www.PITHOCRATES.com

Share

Tags: , , , , , , , , , , , , ,

War of the Spanish Succession, War of the Austrian Succession, Diplomatic Revolution , Seven Years’ War, Royal Proclamation and Quebec Act

Posted by PITHOCRATES - February 16th, 2012

Politics 101

The French lost most of their colonial possessions to Great Britain in the Seven Years’ War

The 18th century started off with a bang.  And it banged all the way through the century.  Starting with the War of the Spanish Succession from 1701-1714.  At issue was the Spanish throne.  The last Spanish Habsburg, Charles II of Spain, died in 1700.  Leaving the throne without an heir.  And France was very interested in occupying it.  But the British weren’t too keen on Catholic France controlling so much of Europe.  The rest of Europe that wasn’t Spanish or French wasn’t all that enthusiastic about the idea, either.  For France and Spain, both Catholic, at this time were the two European superpowers.  And a union between the French and the Spanish would alter the ‘balance of power’.  A term entering the political discourse at this time.  So there was war.  There’s a lot more details to this war as one would expect in a war that lasted over a decade.  But in the end there was no French and Spanish union.  The Spanish lost territory in Italy and the Netherlands to Austria.  And Spanish Gibraltar became British.  As did parts of French North America.  Also, when Queen Anne died in Great Britain with no male heir, the Brits plucked one from German Hanover.  Over on the continent.  George I.  For his mum was the daughter of James I.  Which gave her Stuart blood.  And she was a Protestant.  Making George a Protestant.  Very important and necessary for a British ruler.  George I ascended the throne of Great Britain in 1714.  Creating a personal union between the British and German states (two separate kingdoms ruled by the same king).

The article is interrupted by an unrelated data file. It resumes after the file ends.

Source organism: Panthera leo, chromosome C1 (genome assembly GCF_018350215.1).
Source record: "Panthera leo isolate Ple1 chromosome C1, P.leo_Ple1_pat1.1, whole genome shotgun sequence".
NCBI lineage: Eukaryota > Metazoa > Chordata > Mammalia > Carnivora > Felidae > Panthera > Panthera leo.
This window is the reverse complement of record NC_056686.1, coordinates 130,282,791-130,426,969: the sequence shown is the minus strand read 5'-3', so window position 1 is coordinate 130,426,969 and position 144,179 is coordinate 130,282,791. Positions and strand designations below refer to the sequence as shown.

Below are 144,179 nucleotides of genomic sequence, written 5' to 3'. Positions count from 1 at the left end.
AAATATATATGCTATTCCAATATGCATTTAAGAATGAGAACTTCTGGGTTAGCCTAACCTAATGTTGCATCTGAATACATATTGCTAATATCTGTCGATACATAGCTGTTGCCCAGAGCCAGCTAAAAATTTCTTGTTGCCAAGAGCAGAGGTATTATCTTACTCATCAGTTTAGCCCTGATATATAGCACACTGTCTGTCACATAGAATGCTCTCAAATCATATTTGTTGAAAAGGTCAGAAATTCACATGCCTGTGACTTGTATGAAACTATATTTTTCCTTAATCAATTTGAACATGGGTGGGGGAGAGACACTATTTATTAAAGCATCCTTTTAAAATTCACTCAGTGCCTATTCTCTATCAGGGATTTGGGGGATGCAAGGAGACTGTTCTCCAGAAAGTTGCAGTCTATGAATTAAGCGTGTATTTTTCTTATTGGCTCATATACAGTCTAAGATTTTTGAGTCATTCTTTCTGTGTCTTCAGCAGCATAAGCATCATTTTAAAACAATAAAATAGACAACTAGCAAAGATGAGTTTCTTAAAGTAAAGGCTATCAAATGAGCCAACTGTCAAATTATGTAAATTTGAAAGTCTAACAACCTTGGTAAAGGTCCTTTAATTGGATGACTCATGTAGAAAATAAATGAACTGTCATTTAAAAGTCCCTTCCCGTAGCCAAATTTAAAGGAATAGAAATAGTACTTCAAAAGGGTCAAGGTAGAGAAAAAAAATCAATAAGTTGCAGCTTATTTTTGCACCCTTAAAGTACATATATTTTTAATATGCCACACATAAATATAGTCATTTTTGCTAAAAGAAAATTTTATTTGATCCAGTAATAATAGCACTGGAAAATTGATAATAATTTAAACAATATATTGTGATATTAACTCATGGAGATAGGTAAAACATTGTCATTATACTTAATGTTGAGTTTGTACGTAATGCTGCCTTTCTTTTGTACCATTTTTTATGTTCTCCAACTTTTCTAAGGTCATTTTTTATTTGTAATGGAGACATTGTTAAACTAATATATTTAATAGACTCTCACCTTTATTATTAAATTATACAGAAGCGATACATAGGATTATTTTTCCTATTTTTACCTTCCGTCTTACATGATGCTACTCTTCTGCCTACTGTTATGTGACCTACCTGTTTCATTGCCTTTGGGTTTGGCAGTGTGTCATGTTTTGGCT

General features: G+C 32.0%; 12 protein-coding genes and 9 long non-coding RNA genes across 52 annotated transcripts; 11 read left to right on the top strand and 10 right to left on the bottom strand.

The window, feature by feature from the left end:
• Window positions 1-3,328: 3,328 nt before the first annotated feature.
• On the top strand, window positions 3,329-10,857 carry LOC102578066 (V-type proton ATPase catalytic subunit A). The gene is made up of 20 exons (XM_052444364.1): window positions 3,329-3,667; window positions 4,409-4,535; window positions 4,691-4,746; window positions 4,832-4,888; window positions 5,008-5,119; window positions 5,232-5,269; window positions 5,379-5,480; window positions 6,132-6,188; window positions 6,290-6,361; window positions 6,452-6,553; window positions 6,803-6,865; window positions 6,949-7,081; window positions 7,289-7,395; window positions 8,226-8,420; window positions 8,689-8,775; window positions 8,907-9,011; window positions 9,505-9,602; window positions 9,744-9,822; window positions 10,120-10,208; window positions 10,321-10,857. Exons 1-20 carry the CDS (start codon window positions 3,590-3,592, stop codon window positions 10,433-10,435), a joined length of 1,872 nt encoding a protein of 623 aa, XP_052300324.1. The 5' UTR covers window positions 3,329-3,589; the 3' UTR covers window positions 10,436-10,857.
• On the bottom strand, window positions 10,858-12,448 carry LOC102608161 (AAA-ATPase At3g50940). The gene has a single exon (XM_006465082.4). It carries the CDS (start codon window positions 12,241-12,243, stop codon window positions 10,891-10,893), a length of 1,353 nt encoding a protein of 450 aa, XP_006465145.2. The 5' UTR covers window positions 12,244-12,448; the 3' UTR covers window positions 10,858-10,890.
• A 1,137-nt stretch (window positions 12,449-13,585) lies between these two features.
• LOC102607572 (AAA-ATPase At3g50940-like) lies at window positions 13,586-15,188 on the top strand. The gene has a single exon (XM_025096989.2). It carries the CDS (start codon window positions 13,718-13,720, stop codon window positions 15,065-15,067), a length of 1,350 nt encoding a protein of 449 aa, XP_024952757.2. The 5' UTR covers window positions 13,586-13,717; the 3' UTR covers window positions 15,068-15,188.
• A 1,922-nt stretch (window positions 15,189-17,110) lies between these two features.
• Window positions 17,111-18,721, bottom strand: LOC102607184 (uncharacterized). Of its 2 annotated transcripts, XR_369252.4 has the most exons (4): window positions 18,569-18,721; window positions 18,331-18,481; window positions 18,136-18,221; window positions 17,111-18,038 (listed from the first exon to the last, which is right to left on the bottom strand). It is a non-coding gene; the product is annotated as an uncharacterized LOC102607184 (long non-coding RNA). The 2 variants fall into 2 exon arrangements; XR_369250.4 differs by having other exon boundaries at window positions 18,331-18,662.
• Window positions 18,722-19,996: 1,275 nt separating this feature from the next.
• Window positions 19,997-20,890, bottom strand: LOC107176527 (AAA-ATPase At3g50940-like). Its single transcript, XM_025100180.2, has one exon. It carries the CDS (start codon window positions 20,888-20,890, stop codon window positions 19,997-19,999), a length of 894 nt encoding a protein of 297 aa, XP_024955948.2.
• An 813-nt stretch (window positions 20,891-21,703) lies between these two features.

But the peace didn’t last.  Because another Habsburg died.  The last male Austrian Hapsburg.  Charles VI.  Before he died, fearing he may have no sons to inherit his throne, he issued an edict.  The Pragmatic Sanction of 1713.  Which said in the absence of a Habsburg son a Habsburg daughter, his daughter, could inherit the throne.  Most of the German states accepted the edict.  Problem solved.  Until Charles died.  And his daughter, Maria Theresa, ascended the throne.  Then the European states went to war.  The War of the Austrian Succession from 1740-1748.  Because some said that Maria Theresa was ineligible to inherit the Hapsburg throne.  But what they really wanted was a chance to alter the balance of power now that the Habsburg line was extinct.  For the Austrian Habsburgs were a major power.  And whoever succeeded to that throne would control a large part of Europe.  Something Prussia (a rising German state) was interested in.  As were the French.  And the Spanish (primarily to win back what it lost in the War of Spanish Succession).   Who joined together.  With the threat of a French/Spanish super state again the British jumped in to prevent that.  And joined in on the Habsburg side.  Who at the time was stronger than the rising Prussian state.  And a better balance to French power and ambition.  Especially with Hanover being so close to the French border.  After 8 years of war not a whole lot changed in the balance of power.  Except that Prussia appeared to be now a more formidable threat than Austria.  Which the Diplomatic Revolution of 1756 addressed.  By a changing of sides.  The France-Prussia alliance versus the Great Britain-Austria alliance became the France-Austria alliance versus the Great Britain-Prussia alliance.  Which made for a long and lasting peace.